role in supporting patients’ families during this thought HCPs should ask patients about at the time
difficult event.6,13,17,18 Reservations of physicians of admission.11,29
stemmed from their concerns that the team would Drawing conclusions on the basis of studies on
underperform if patients’ family members were pres- family presence during CPR from a patient’s perspec-
ent.10,19,20 In addition, HCPs may feel anxious when tive is difficult because of the variation in research
patients’ family members are present.10,12,16 Concerns methods.10,11,23,25,26,28-30 More studies are needed to
about family members’ emotional responses to wit- adjust for important covariates, which are necessary
nessing a loved one’s resuscitation was a common to identify predictors of patients’ preference for fam-
theme in many studies.10,21,22 ily presence during CPR. Our aims were to explore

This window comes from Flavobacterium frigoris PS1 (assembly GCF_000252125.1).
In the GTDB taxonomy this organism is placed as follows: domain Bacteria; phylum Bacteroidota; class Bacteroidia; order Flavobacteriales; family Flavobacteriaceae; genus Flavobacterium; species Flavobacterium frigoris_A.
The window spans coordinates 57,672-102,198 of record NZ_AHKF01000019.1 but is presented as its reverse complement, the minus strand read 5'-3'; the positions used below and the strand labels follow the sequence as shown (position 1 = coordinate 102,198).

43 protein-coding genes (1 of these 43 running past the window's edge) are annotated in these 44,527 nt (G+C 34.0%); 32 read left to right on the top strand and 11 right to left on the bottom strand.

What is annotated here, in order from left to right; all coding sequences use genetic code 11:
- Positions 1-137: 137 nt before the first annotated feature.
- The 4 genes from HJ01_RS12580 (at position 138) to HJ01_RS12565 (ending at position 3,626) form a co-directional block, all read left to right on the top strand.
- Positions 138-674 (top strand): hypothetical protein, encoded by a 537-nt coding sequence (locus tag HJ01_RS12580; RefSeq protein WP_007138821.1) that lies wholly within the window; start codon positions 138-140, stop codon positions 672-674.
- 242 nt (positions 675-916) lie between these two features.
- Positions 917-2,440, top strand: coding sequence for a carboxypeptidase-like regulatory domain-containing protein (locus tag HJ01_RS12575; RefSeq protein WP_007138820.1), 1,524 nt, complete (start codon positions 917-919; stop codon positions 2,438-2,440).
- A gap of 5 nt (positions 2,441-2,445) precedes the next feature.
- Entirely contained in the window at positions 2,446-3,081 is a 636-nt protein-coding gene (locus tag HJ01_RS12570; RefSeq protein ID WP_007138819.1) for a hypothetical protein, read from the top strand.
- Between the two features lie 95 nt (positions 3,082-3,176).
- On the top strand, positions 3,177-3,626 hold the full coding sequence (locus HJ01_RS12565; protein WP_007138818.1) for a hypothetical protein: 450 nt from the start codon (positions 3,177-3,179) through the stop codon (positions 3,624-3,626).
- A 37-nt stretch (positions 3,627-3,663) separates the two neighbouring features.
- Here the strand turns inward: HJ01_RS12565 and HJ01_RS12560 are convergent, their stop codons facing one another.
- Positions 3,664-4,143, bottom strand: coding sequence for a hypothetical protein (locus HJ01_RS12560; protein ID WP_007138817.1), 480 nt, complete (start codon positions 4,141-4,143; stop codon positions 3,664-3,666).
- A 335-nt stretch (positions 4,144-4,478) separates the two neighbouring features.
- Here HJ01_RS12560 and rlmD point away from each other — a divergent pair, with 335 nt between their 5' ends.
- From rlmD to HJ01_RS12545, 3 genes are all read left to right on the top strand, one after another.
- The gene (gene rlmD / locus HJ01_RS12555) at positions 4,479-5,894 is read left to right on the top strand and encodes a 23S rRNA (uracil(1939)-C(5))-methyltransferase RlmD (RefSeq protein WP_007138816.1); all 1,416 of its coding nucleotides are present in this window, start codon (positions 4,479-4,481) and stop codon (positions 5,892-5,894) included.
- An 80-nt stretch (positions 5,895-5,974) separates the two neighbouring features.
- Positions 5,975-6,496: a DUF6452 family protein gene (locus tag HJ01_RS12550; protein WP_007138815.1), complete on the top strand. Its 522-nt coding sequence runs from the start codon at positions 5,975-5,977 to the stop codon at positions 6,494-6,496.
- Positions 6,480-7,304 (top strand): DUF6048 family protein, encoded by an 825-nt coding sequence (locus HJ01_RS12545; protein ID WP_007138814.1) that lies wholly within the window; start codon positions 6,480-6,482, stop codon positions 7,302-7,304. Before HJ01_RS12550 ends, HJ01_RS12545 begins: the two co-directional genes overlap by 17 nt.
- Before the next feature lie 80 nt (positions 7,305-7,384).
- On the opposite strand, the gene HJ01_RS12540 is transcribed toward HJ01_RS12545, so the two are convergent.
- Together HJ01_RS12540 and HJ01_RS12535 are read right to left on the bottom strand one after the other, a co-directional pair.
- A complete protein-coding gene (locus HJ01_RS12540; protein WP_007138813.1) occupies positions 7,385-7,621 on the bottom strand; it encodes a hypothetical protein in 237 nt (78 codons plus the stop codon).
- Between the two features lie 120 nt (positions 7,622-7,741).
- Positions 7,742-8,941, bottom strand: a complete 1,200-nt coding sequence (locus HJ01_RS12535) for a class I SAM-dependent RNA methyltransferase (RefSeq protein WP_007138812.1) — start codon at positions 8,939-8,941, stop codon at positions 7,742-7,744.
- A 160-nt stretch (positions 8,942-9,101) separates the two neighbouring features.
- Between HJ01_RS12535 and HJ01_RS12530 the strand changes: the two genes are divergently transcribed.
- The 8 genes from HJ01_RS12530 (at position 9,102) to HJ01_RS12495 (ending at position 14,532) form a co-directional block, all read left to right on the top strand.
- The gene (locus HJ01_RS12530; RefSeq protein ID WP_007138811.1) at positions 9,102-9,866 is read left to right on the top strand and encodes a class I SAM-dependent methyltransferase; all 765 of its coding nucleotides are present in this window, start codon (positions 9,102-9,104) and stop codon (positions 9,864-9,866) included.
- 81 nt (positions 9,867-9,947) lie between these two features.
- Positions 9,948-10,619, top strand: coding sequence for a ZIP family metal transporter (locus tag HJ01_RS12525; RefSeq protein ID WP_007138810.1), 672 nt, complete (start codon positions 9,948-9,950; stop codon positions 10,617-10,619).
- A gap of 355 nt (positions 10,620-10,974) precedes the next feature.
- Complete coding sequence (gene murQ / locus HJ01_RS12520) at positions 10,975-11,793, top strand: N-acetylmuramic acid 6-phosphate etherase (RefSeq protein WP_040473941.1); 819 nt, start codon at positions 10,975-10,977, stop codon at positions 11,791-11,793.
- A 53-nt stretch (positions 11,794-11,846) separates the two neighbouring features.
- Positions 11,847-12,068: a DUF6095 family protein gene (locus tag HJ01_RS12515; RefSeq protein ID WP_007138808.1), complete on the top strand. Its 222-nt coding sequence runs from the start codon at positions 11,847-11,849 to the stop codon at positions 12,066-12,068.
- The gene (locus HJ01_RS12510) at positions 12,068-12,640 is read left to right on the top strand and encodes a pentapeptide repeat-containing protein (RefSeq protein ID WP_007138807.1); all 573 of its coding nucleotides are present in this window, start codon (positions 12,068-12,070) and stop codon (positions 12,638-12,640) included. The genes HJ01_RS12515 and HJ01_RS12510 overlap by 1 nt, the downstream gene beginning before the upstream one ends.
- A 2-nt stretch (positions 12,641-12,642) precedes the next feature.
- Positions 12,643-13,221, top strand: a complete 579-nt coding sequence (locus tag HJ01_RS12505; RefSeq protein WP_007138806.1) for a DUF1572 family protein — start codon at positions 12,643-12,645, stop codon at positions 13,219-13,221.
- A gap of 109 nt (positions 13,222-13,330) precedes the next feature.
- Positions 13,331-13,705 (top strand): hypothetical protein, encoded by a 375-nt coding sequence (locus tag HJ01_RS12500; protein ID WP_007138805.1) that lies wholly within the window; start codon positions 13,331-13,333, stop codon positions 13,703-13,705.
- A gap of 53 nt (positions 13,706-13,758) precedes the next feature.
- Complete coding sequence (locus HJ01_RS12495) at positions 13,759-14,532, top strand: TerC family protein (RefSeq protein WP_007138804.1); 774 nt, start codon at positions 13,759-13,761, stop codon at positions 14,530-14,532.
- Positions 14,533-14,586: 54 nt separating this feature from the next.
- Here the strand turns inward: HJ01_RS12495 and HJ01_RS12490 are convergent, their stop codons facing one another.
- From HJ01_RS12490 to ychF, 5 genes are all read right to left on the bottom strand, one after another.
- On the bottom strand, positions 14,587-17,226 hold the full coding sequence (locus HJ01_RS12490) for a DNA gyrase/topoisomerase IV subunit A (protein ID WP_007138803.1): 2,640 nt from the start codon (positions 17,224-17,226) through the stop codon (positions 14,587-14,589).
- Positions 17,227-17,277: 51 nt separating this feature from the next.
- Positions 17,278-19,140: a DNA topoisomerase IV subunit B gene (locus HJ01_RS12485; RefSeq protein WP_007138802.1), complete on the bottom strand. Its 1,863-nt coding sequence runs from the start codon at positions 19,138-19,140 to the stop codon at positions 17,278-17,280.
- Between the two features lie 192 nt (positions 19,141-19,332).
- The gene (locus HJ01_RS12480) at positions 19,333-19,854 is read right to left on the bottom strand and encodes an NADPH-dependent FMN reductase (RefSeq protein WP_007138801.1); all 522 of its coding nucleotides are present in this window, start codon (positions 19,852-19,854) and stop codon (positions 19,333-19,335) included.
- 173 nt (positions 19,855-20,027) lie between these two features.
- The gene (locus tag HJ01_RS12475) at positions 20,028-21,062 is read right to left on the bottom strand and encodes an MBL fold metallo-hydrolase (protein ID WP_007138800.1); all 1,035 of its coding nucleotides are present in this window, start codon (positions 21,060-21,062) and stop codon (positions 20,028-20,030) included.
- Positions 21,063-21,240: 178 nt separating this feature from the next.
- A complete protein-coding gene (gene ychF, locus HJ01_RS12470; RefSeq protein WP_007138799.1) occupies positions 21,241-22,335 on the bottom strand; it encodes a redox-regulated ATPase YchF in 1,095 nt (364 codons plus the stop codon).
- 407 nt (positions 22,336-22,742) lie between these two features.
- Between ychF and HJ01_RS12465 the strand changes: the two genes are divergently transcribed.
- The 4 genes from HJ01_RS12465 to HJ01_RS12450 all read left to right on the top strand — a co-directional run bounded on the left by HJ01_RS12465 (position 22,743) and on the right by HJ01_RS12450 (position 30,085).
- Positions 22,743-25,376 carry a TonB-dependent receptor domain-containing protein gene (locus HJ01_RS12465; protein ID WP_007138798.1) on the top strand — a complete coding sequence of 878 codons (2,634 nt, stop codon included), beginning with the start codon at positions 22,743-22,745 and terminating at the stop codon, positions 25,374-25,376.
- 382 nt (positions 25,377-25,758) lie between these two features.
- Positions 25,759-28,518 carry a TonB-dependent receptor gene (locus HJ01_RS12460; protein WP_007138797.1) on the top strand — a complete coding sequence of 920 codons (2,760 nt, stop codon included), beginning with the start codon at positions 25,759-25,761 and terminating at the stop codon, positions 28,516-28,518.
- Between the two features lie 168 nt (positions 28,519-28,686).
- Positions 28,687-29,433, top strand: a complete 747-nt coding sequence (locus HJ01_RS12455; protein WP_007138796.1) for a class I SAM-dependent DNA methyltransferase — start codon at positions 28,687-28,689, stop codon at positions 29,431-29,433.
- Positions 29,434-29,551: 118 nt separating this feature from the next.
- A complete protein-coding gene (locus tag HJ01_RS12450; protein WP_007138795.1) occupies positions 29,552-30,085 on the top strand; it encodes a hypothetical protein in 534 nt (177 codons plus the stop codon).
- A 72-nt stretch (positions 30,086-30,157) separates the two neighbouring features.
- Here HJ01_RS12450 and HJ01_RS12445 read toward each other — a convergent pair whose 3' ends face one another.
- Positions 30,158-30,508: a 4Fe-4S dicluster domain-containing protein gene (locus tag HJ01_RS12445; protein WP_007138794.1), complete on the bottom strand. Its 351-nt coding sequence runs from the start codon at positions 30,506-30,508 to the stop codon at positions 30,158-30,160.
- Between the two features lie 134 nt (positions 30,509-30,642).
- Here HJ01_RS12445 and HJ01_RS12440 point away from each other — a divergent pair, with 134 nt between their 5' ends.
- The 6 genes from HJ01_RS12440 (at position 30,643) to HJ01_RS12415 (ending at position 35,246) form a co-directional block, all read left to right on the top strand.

Views on family presence during CPR from the perceptions of patients hospitalized on general
the family members’ perspective are mixed. Family medical units and to determine factors independently
members who endorsed family presence thought associated with family presence during CPR.
that they needed to witness
the efforts of the HCPs in Methods
Few studies on order to understand what was Design, Setting, and Sample
family presence going on10,15 and that being We used a cross-sectional design to answer the
present was their right.10,15,23 following 5 research questions:
during CPR have been Families who remained with 1. How important is it for patients to have fam-
focused on patients’ their loved ones during CPR
found that being there helped
ily present during CPR?